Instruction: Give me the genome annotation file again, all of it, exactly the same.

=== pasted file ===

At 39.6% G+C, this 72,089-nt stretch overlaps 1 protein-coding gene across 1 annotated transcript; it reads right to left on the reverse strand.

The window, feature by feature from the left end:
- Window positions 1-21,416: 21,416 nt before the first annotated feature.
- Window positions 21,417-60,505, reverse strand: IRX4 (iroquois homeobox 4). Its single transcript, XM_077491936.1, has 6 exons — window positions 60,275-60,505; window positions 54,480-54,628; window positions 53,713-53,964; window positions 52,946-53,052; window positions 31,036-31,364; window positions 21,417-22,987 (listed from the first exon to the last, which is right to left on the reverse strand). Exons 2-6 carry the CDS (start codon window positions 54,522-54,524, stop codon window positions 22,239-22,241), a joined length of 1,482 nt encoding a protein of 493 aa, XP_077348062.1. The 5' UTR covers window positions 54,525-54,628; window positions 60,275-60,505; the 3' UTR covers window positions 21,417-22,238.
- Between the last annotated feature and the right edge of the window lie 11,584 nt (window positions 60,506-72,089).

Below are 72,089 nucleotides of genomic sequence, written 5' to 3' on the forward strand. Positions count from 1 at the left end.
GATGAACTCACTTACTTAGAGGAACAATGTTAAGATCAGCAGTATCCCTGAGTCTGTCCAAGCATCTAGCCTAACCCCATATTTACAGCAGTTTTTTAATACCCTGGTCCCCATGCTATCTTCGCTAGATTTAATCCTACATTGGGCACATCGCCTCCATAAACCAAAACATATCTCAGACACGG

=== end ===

At 39.6% G+C, this 72,089-nt stretch overlaps 1 protein-coding gene across 1 annotated transcript; it reads right to left on the reverse strand.

The window, feature by feature from the left end:
- Window positions 1-21,416: 21,416 nt before the first annotated feature.
- Window positions 21,417-60,505, reverse strand: IRX4 (iroquois homeobox 4). Its single transcript, XM_077491936.1, has 6 exons — window positions 60,275-60,505; window positions 54,480-54,628; window positions 53,713-53,964; window positions 52,946-53,052; window positions 31,036-31,364; window positions 21,417-22,987 (listed from the first exon to the last, which is right to left on the reverse strand). Exons 2-6 carry the CDS (start codon window positions 54,522-54,524, stop codon window positions 22,239-22,241), a joined length of 1,482 nt encoding a protein of 493 aa, XP_077348062.1. The 5' UTR covers window positions 54,525-54,628; window positions 60,275-60,505; the 3' UTR covers window positions 21,417-22,238.
- Between the last annotated feature and the right edge of the window lie 11,584 nt (window positions 60,506-72,089).

Below are 72,089 nucleotides of genomic sequence, written 5' to 3' on the forward strand. Positions count from 1 at the left end.
GATGAACTCACTTACTTAGAGGAACAATGTTAAGATCAGCAGTATCCCTGAGTCTGTCCAAGCATCTAGCCTAACCCCATATTTACAGCAGTTTTTTAATACCCTGGTCCCCATGCTATCTTCGCTAGATTTAATCCTACATTGGGCACATCGCCTCCATAAACCAAAACATATCTCAGACACGG